Last Updated: April 6, 2015By Tags: , ,

This year’s Cannes Festival selection will be revealed during a press conference given in Paris on April 16th. At this time about a third of the contending films have been identified, according to the festival’s general delegate (and programmer) Thierry Frémaux. A whopping 1,800 films have been submitted this year.

“Everything happens in the next two weeks,” Frémaux told the French National Assembly’s Committee on Cultural Affairs on Wednesday here in Paris. Frémaux was accompanied by the festival’s new president Pierre Lescure who replaces long-time president Gilles Jacob.

“Anyone on earth who’s made a film on earth can submit it to the festival,” Frémaux said.

Twenty films from around the world will be chosen in total for the competition series, with more or less the same number of films in the non-competition program.

Pierre Lescure

Pierre Lescure

Lescure, on the other hand, stressed the need to ensure that the event maintain its “specificities,” adding that “the Cannes film Festival has a desire to cultivate quality and diversity between having name directors and newcomers. The Cannes Festival has to keep this in order to stay alive.”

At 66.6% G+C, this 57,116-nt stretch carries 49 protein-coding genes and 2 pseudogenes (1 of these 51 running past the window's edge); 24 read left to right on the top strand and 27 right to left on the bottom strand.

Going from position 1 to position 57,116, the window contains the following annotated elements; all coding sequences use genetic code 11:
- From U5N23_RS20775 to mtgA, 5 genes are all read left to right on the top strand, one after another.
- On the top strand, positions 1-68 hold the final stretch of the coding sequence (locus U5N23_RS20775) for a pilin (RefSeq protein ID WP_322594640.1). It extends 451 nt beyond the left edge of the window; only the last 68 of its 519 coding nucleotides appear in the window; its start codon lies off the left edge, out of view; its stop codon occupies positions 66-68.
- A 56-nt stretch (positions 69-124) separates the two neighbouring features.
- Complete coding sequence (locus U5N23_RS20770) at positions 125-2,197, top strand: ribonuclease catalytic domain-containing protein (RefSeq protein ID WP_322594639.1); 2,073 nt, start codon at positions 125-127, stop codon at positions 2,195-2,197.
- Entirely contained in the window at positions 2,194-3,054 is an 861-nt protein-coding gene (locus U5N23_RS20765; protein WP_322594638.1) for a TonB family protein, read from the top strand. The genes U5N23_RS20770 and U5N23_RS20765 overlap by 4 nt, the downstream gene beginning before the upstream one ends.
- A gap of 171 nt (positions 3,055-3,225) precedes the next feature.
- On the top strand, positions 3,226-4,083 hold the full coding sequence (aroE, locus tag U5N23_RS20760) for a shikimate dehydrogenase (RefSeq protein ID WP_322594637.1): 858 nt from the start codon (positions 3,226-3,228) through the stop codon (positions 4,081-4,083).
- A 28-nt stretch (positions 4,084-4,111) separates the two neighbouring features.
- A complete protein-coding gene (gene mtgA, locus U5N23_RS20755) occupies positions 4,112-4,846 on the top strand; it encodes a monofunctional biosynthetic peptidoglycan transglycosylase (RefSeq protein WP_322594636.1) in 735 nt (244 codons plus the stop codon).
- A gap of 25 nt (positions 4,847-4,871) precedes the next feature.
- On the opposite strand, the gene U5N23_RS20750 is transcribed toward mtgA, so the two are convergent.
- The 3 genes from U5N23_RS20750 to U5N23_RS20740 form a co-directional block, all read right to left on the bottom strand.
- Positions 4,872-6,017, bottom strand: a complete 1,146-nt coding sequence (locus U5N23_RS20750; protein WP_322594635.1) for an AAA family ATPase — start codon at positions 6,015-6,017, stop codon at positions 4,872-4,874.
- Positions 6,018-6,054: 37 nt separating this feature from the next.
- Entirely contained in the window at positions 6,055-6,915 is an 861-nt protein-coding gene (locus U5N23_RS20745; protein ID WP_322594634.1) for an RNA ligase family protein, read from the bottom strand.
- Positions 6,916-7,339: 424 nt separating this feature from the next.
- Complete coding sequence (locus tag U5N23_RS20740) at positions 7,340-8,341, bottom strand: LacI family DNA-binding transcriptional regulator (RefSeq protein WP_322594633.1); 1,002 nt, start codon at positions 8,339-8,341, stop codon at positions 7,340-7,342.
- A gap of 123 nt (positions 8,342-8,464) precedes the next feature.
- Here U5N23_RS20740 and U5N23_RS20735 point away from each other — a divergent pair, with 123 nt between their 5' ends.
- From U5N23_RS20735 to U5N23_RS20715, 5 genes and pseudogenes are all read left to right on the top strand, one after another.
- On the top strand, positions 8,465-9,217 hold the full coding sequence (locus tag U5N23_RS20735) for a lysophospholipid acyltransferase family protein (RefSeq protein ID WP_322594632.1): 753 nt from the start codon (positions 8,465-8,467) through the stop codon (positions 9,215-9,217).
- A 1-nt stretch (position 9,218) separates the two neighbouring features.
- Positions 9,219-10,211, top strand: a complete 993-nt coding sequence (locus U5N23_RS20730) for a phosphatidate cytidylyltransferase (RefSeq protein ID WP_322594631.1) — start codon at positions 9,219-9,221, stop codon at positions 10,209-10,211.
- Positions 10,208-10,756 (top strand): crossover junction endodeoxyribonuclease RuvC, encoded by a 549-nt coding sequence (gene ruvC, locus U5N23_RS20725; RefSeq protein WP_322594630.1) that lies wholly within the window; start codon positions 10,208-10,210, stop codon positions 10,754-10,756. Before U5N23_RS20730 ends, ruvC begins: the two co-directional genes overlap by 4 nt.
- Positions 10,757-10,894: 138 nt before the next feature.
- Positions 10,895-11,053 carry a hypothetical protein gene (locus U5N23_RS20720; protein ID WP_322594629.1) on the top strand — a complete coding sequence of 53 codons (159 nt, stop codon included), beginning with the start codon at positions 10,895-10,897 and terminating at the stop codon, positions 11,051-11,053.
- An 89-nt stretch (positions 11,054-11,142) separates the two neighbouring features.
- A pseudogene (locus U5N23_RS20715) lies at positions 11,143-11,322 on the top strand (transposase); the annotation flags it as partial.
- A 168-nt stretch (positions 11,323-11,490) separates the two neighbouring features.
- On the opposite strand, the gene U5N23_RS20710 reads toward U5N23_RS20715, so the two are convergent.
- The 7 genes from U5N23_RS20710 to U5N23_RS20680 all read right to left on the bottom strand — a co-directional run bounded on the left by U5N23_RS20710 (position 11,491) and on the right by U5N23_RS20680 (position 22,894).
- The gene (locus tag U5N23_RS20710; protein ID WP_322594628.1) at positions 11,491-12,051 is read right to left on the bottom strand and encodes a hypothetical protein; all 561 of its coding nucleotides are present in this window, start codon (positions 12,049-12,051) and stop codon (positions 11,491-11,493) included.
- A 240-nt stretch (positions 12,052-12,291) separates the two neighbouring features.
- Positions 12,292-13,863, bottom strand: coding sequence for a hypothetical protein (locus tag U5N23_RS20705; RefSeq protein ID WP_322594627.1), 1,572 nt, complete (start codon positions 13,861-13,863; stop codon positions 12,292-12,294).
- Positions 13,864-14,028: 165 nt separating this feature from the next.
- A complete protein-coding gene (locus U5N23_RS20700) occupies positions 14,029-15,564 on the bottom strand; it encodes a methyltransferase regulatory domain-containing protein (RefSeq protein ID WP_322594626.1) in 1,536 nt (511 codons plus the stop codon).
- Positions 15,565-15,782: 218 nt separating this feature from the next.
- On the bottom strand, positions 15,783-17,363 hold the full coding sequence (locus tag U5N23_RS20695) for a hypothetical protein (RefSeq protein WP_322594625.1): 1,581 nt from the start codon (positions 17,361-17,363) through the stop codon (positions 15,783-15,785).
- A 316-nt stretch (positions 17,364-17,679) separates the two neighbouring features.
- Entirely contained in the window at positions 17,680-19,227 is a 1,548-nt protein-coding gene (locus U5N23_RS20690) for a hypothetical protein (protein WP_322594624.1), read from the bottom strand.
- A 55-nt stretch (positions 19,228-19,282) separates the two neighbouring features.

In the Cannes Festival’s hierarchy the festival’s president has traditionally had an ambassador-like purview on matters big, he’s the ultimate arbiter of protocol and would, among others, keep the festival’s relationship to France’s government healthy. Frémaux is the real power-broker, however, as he holds in his hands the fate of countless filmmakers, distributors and producers and entire industries that depend on them.

Yesterday Frémaux also announced that selfies would be banned from the red carpet this year. “These horrible selfies cause great disruption,” the festival’s general delegate commented, alluding to the clogged foot traffic every night on the red carpet ever since selfies became the norm. The Lumière Theatre, where all the competition premieres take place, seats 2,200. If everyone was going to shoot a selfie before going inside the theater, well, that’s a lot of traffic jams. So Frémaux’s right. Although I’m not sure how he’ll enforce this particular rule.